Three firefighters recovering after injuries in fast-moving Claremont house fireBy MEGHAN PIERCE
Union Leader Correspondent
March 03. 2014 10:04PM
CLAREMONT — Two city firefighters remain hospitalized but in good condition Monday after being injured in a house fire Sunday, Fire Chief Richard Bergeron said Monday.
Claremont Fire Department Lt. Andy Stevens was flown to Brigham and Women's Hospital in Boston, and firefighter Scott Kenniston was flown to Fletcher Allen Hospital in Burlington, Vt.
Both firefighters suffered burns while escaping a quickly moving house fire they were battling Sunday night.
A third firefighter, Nick Koloski, injured his thumb or wrist while helping the firefighters escape. He was treated at Valley Regional Hospital in Claremont, Bergeron said.
Firefighters were called to 8 Cherry Hill Road just after 6 p.m. for a report of a chicken coop fire, with exposure to the home.
When firefighters arrived, the rear side of the house was fully in flames, Bergeron said.
The cause of the fire is under investigation, but the cause has been "tentatively placed on a heat lamp that was operating in the chicken coop to help keep it warm for the birds," Bergeron said.
The family, three adults and three children, were out of the house when firefighters arrived, though initially two adults were reported trapped inside.
The first firefighters arrived at 6:12 p.m., six minutes after the initial 911 call, to find flames had spread from the coop to the rear of the house.
Exterior materials on the house helped spread the fire up the rear side of the house including an exterior vinyl siding and the composite porch.
Homeowners sometime favor these materials because they are low or no maintenance, Bergeron said, "But when you inject fire into these buildings, all bets are off; it becomes a whole new environment for the firefighters."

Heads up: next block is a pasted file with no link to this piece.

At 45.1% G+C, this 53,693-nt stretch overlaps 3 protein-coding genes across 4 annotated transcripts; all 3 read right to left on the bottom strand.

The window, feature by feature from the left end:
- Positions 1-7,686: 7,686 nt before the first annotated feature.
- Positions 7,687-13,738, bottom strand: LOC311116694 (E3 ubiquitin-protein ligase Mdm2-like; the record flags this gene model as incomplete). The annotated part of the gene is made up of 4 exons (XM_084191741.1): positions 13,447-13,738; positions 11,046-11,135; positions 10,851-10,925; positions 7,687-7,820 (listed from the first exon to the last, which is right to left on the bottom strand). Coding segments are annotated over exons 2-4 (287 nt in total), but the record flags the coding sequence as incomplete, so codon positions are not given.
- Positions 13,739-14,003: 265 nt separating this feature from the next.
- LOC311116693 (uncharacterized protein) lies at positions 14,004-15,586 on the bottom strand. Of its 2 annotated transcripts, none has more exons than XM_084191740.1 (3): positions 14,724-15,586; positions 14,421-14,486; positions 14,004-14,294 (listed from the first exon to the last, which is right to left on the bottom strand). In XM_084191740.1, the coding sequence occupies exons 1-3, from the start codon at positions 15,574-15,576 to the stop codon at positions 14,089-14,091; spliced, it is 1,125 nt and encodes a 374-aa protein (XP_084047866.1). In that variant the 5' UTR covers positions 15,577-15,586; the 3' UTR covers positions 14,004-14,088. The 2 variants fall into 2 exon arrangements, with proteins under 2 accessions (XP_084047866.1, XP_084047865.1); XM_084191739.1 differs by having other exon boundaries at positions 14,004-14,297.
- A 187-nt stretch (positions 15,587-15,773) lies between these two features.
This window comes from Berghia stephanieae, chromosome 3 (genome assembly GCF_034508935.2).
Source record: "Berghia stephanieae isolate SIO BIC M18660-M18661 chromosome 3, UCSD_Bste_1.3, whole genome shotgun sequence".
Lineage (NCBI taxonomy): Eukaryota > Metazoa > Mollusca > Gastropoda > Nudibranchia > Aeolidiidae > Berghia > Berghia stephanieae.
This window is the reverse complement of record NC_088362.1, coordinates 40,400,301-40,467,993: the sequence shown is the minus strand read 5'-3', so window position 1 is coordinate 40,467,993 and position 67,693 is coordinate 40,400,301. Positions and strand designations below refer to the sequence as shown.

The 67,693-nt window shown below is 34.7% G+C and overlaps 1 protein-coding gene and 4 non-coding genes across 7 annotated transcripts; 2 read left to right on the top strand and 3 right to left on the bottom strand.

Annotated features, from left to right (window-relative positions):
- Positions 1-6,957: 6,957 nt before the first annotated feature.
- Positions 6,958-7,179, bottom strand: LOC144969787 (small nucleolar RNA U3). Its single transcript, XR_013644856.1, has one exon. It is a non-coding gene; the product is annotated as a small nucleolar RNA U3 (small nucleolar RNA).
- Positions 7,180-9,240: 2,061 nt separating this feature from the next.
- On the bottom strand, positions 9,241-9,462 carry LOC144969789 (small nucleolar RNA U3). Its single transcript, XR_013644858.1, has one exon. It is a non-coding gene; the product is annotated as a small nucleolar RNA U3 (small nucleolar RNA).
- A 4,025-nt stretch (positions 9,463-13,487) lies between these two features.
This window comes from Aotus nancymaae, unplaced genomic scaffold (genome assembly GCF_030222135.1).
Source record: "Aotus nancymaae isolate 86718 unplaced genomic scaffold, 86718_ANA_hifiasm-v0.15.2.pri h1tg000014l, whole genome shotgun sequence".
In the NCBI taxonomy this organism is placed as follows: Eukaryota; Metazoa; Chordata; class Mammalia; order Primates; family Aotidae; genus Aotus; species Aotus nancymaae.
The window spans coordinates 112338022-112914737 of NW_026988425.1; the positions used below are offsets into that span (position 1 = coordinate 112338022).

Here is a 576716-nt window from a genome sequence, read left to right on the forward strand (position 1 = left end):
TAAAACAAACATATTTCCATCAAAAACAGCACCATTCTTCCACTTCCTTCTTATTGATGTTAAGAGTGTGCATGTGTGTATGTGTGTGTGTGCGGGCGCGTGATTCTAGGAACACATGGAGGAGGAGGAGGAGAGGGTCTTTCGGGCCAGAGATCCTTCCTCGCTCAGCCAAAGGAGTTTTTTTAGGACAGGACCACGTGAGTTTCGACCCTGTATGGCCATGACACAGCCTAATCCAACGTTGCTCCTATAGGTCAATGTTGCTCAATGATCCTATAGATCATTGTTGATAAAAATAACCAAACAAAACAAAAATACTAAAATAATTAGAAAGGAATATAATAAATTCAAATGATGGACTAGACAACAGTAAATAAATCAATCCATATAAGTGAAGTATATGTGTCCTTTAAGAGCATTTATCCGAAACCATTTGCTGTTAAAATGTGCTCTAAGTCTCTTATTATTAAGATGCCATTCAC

From the front, the house appears to have two stories, but from the rear, because of a slope the basement level opens out into the backyard, Bergeron said.
Firefighters went through the front and entered the first floor to access the porch on the first floor.
"They went through a small entryway and into the dining room, working on extinguishing the deck fire," Bergeron said. "I think unbeknownst to them the fire had communicated to the floor beneath them as well as the floor above them," Bergeron said.
They didn't realize the fire was quickly spreading through the basement and top floor, he said.
There was so much fire in the building that conditions deteriorated before they could react, Bergeron said.
"Fire is unpredictable and there's no guarantee that it will travel in the direction and speed that you anticipate it will. Every now and again it will catch you off guard, and it's an unforgiving thing," Bergeron said.
Once they realized this it was too late, and they had to "self-rescue," he said, running down the basement stairs and out the back door.
Their fire protective suits could only protect them so much against the fire, and they suffered burns of varying degrees, Bergeron said. The firefighters were sent to hospitals with burns centers that could treat them. They are expected to be released from care anywhere from a few days to up to a week, he said.
The home was destroyed by the fire, Bergeron said, but the multigenerational family owns another home in Claremont where they plan to live.